Wow! What a difference a single week can make. One week ago, I had just finished what was arguably my hardest race ever, when I completed a full iron-distance triathlon in under 13 hours in really tough conditions. Well, flash forward to this past weekend, and I once again found myself toeing the line at another race event. What was I up to this time you ask? Well, on the schedule was Logs, Rocks, and Steel, an off-road multisport race consisting of 12km of paddling, 52km of mountain biking, and 17km of trail running. I was covering the event for Get Out There Magazine, and you can check out the video that I made for that. I competed in the race last year as well, but unfortunately, the outcome of that race was less than stellar. I’m happy to say that this year, conditions were much better, and the fact that I put no pressure on myself landed me a good result. Check out all the pics that I took while there, then read the rest of my post.
In the week leading up to this race, I had quite a bit of anxiety about a number of factors. First on the list was the fact that my body had been beaten up pretty badly by the Iron-distance tri. Would I be able to actually push myself? Would I cramp up or get dehydrated quickly? Would the weather go sour like last year? In the end, I headed to the race with one primary thought in my mind. This is fun. You love to do these things. Cover the race, get great photos and video footage, and just enjoy the day. Treat it as a recovery race. With that frame of mind, the worry just dropped away. I wouldn’t care if I was passed, I wouldn’t push hard just to pass another racer, I’d eat and drink lots, and enjoy the scenery.
Turns out, this was a great venue to do exactly that. The race took place in the Torrance Barrens of Ontario, an area I’d never had the good fortune to visit before. Leading up to the race, the director, Bob Miller, shared that he counted the mountain biking in the area among his top 5 rides anywhere. That’s pretty high billing for a guy who’s been biking almost everywhere! However, as you will read further, that billing was pretty accurate. The actual race venue was the Pine Crest YMCA camp. As this is a summer camp, our accommodations were bunk cabins generally filled with boisterous youngins. In our case, Deanna and I shared our cabin with only one other couple from Toronto, doing this kind of race for the first time.
We arrived too late on Friday night for me to register, so we went right to bed in our cabin, in order to get up at the great time of 5:45am. Oh well, at least the weekend included all my meals as well, So we didn’t have to make any food ourselves. My race was slated to start at 8am, so I just had time to get all my stuff sorted out in the transition zone, as well as get my paddling gear laid out at the start area. This was in two different spots at the site. I took advantage of the early morning sunrise to shoot a few pictures and take some video as well. Deanna was set to work the registration desk while my race got underway. This was because in my race, there were about 50 participants, while a shorter race was starting a bit later, and had about 200 racers slated to take part.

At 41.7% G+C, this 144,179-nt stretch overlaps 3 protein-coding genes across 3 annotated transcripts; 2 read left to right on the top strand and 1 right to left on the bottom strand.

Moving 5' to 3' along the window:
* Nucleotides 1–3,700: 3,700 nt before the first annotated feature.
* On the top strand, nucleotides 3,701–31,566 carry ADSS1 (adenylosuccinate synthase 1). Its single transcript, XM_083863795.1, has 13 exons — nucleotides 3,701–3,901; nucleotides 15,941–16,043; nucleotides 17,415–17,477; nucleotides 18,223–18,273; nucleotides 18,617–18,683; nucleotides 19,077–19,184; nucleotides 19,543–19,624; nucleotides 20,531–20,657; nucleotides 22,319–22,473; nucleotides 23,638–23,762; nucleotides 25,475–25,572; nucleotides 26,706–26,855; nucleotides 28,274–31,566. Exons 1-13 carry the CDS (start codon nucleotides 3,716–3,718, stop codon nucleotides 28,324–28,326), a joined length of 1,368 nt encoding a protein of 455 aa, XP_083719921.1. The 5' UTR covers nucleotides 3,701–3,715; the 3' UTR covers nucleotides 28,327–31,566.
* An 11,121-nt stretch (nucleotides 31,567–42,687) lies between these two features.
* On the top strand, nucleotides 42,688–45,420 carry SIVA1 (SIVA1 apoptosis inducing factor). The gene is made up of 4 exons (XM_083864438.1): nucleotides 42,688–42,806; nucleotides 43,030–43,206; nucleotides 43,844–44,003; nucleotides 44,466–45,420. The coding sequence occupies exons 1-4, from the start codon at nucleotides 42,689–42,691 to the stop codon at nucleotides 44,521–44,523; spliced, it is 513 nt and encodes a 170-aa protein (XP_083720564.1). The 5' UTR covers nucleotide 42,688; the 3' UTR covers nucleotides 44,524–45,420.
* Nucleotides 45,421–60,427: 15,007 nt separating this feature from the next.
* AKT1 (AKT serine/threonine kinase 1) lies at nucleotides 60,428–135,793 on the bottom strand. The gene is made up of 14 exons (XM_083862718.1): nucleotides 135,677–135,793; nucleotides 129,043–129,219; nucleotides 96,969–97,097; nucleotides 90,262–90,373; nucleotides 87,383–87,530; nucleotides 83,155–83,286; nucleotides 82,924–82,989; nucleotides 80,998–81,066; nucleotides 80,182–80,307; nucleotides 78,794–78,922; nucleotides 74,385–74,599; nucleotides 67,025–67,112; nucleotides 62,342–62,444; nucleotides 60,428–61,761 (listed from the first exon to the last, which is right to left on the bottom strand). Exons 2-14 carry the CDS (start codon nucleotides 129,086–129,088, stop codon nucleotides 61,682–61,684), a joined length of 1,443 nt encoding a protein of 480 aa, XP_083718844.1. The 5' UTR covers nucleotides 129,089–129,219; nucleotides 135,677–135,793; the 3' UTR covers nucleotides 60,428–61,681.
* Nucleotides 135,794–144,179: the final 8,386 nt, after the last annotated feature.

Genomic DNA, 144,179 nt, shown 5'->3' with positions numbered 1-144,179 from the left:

The race start was a little after 8am, as it was a water start, and Bob wanted to give everyone time to get into the water safely and with no jostling. We loosely lined up near the shore until the 5 second countdown. There was a mix of solo racers and teams, meaning both canoes and kayaks. When the starting gun went off, we all set about paddling hard. I was surprised at how tight the majority of the group stayed right off the line. in other races, I’d seen the speed demons launch off the line. So far so good. My paddling arms seemed to be working okay, but definitely not at 100%. It didn’t take long (about 1.5km) before I started dropping a bit off the back. Luckily, I had a map taped to my kayak, and WASN’T going to mess up like last year.
Now about the portages. As opposed to last year, Bob had mercifully put only 2 portages in this course, one of them we did twice, and the other, longer one, only once. At the start, I had decided that I would just carry the boat using its handles, rather than muck around with the sling-type portage solution I had put together on Thursday night. Not sure that was the right decision. As soon as I got out of the boat on the first portage and tried to wrestle with it, I discovered this would be a pretty difficult ordeal. At 17′ long, it’s a bit unwieldy. Also, since it was made of thick plastic, it weighed a lot. I did a combination of lifting and dragging to get it through the portage, and lost a couple spots in the standings. At the end of lap 1 (we had to do 2 laps) was a much longer portage on dirt road, so dragging wasn’t really an option. I carried it as best I could, but it was hellish. I was passed by countless solos and teams on this portage, which was pretty depressing. I began to think this race would be much harder than I hoped.
Happily, once back in the water, I got my rhythm back, and paddled myself back into some sort of contention by passing a few teams back again. I also made the decision that on the next portage, I’d forego the caution and just drag my poor boat the whole way (after climbing over the initial rocks). i felt bad about it, and left a fair bit of plastic on the trail, but I pretty much ran the whole thing, which actually allowed me to get back ahead to even more teams, and buoyed my spirits. When I pulled out at the final take-out, I was relieved to be done that, and looking ahead to the bike. Quick run down the road, and I was in the transition zone gearing up for the 52km bike. Slowish transition, on account of filming, but I was off soon enough, and happy about that.